The washing? We did not have a washing machine that first year. Mandina did - but like many a frugal contadina (farm woman), she washed most of the family laundry in the outdoor wash basin, telling me that the washing machine "wasted" electrical current - and wore out the fabrics! Waterless til November up at our farmhouse, I scrubbed along with her, side by side, at their outdoor basin (those warm sunny afternoons with soap up to my elbows and engrossed in conversation with Mandina are still treasured happy memories). Pino and I then motorcycled the cleaned wet wash in a plastic basin up our road - for as far as we could and shouldered the wash up the rest of the way. It was a few months before we could finally afford to have the road graded.
September slithered into October and Peppe advised us that it was time to pick our grapes. "Povero" Gianetto's wine cellar (below our kitchen) still held the huge oaken barrels but little else, so Peppe offered to do the wine-making for us in their wine cellar. On the day of our vendemmia (harvest), a gentle rumble and a clatter sounded in our woods: Peppe and Mandina were arriving in their farm cart pulled by two massive white Chianina oxen, with wine barrels jostling in the back and the wooden wheels clattering on the rocky road.
For most of the day, the four of us picked the grapes in warm and gentle sun as Peppe and Mandina talked with affectionate admiration of the once-magnificent vineyard so skillfully and lovingly pruned, plowed and cared for by Povero Giannetto. But that year, Giannetto's vineyard gave us its last fruits: abandoned for ten years, phylloxera had won.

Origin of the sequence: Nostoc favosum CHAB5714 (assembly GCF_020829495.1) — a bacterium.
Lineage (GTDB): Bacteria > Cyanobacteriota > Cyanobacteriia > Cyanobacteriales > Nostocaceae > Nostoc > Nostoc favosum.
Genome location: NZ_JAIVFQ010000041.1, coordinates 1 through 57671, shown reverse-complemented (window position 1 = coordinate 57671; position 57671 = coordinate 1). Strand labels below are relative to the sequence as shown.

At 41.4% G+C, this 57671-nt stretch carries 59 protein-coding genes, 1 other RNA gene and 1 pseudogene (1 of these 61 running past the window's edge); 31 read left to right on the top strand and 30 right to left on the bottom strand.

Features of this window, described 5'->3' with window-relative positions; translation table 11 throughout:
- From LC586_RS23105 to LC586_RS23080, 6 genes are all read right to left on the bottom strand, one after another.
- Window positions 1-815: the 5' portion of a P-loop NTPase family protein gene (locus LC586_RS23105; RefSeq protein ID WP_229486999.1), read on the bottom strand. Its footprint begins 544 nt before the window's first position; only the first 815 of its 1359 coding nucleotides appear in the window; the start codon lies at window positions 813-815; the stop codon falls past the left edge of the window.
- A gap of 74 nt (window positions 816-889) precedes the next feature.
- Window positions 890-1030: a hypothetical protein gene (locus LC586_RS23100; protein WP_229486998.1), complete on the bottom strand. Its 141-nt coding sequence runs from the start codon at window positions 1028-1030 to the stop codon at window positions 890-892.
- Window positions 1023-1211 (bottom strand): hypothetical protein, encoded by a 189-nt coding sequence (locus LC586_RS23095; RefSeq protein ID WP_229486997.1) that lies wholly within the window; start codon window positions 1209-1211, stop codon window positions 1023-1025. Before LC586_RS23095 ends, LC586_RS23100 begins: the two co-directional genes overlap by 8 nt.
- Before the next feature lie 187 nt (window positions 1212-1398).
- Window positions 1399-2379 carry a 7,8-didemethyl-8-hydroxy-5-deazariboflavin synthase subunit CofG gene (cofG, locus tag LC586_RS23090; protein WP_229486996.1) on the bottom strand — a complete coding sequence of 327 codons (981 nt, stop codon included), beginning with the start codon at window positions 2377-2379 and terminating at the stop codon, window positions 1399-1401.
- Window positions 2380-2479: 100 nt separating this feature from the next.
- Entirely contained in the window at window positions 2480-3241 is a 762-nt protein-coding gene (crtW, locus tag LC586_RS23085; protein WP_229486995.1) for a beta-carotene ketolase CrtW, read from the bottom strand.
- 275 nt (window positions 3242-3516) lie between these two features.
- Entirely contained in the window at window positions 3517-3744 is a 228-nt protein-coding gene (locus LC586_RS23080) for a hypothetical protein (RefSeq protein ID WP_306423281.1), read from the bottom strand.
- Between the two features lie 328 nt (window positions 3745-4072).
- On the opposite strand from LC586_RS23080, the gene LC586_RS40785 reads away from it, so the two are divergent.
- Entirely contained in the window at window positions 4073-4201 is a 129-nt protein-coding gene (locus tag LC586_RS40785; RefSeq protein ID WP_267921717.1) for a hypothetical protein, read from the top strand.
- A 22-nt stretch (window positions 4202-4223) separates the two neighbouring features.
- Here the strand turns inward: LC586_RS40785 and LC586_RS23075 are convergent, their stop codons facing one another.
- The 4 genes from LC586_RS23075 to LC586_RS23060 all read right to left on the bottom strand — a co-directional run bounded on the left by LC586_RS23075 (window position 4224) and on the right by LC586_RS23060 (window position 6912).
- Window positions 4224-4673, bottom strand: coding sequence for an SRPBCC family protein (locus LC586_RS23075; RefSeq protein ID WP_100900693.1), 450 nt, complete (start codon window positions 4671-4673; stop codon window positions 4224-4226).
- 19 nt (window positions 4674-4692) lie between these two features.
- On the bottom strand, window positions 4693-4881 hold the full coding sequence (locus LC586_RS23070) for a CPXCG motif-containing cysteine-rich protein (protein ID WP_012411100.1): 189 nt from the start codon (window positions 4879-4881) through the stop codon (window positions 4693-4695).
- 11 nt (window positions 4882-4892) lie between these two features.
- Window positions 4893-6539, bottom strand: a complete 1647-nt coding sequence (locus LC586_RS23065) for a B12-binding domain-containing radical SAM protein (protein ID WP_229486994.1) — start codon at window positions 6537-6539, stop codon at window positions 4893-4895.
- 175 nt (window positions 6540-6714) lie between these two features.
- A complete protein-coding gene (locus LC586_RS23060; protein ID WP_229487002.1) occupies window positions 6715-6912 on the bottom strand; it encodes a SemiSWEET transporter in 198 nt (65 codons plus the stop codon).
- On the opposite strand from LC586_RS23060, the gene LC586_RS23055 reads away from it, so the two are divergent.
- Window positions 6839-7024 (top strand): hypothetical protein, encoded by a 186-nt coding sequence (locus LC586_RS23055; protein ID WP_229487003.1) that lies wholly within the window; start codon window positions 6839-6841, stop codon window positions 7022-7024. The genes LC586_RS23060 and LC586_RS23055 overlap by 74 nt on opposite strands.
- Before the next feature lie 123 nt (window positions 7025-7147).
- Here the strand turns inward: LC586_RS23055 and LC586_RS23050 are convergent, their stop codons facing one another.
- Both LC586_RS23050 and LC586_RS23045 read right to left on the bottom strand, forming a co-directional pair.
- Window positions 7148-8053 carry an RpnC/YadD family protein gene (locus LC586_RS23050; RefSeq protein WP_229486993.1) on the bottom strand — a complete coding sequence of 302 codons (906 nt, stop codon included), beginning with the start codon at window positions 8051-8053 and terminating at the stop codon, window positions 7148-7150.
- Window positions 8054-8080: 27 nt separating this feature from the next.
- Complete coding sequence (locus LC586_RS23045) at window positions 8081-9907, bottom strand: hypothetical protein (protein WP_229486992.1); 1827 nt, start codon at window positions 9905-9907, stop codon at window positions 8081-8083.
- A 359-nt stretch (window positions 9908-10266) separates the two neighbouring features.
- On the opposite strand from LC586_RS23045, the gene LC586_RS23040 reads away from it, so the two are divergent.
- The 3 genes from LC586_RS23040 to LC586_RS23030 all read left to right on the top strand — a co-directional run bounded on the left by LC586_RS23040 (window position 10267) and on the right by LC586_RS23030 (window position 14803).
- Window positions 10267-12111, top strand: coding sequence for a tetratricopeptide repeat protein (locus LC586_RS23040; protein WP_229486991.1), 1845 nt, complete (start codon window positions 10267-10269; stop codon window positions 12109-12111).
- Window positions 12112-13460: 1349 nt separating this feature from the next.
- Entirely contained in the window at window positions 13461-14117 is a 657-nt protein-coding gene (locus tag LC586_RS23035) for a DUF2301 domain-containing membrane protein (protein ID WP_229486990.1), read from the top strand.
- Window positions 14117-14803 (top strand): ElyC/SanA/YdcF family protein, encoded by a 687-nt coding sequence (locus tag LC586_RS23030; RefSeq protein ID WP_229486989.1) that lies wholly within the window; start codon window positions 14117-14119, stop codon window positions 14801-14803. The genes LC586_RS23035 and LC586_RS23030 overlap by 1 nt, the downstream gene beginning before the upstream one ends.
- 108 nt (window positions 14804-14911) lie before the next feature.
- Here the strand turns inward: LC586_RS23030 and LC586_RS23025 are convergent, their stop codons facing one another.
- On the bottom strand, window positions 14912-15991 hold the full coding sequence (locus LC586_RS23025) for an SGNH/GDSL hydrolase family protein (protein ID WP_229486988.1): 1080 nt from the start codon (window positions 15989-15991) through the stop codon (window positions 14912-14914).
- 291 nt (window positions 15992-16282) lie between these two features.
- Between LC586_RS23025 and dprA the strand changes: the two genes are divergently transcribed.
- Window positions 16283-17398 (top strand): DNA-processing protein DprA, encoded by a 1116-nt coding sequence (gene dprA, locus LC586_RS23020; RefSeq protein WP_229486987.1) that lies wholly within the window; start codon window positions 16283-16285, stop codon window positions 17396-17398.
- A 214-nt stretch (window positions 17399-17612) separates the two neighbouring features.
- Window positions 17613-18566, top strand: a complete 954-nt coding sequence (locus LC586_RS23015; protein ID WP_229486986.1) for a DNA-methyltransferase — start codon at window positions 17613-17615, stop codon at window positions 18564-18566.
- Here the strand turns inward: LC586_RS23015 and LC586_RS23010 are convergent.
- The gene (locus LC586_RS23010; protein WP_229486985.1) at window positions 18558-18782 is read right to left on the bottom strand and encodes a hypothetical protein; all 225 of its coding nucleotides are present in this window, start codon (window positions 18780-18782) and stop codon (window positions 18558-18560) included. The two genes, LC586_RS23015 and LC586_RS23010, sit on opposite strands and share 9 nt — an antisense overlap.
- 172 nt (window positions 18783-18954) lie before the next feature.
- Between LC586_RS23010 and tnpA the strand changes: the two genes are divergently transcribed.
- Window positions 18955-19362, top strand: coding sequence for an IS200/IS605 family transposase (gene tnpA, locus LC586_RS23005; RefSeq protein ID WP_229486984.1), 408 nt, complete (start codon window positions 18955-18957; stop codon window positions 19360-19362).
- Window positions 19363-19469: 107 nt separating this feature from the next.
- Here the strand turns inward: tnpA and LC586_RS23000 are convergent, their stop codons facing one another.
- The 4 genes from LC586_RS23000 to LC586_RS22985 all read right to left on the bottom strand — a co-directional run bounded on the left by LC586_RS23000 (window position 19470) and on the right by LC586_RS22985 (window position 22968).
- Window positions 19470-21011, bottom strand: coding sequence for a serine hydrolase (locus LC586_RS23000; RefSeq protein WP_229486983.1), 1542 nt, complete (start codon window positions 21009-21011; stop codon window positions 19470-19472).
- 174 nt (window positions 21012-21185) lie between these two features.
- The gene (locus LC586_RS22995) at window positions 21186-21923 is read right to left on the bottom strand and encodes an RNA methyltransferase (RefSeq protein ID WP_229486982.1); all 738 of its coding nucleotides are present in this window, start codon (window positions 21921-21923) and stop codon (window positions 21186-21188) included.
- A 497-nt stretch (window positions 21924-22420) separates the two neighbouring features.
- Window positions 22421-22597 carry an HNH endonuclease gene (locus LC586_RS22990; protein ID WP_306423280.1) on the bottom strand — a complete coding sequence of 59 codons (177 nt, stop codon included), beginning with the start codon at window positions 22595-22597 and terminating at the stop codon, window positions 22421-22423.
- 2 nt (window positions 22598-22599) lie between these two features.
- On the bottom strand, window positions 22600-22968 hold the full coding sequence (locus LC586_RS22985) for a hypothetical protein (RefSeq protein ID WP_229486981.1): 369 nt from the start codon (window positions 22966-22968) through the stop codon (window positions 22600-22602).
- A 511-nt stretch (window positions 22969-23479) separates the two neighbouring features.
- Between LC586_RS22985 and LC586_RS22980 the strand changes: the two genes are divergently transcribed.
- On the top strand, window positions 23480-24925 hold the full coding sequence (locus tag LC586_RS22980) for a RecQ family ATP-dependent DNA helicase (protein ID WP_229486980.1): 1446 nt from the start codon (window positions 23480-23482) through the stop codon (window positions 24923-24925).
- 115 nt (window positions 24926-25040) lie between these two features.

At sunset, the oxen cart rumbled down our road, Peppe driving the oxen and Mandina steadying the full barrels of our grapes behind her. Helping to steady the barrels, we walked behind the cart - down the road through our woods to Peppe and Mandina's farm. The barrels seemed full of abundance to us. But, then, we had not seen the harvests of the past years.
The vineyard is gone but we still have a few of "Povero" Giannetto's vines which he had planted about half a century ago. True to local custom, he planted not just a vineyard, but also vines at the base of the aceri (European maples) in the field in front of our farmhouse. The maples which guide the vines are pruned quite severly by the farmers so that the branches jut out and up like the arms of traffic policeman. The vines twine around the branches which lift the vines to the sun. A maple planted specifically to guide a grapevine is called la madre dell'uva ("the mother of the grape vine"). The farmers used to plant the maples here and there in the fields where the wheat, oats and barley were planted - a clever way to get the most out of the small plots of land which characterize the Italian farms.
Gratefully, we still have some of Povero Giannetto's grapes. No matter if they are few: they are the symbol of joy and healing, fullness and richness, youthfulness and abundance.
(I often put Gianetto's grapes in these fall recipes: "Bucatini with Vino" and "Sausages with Grapes.")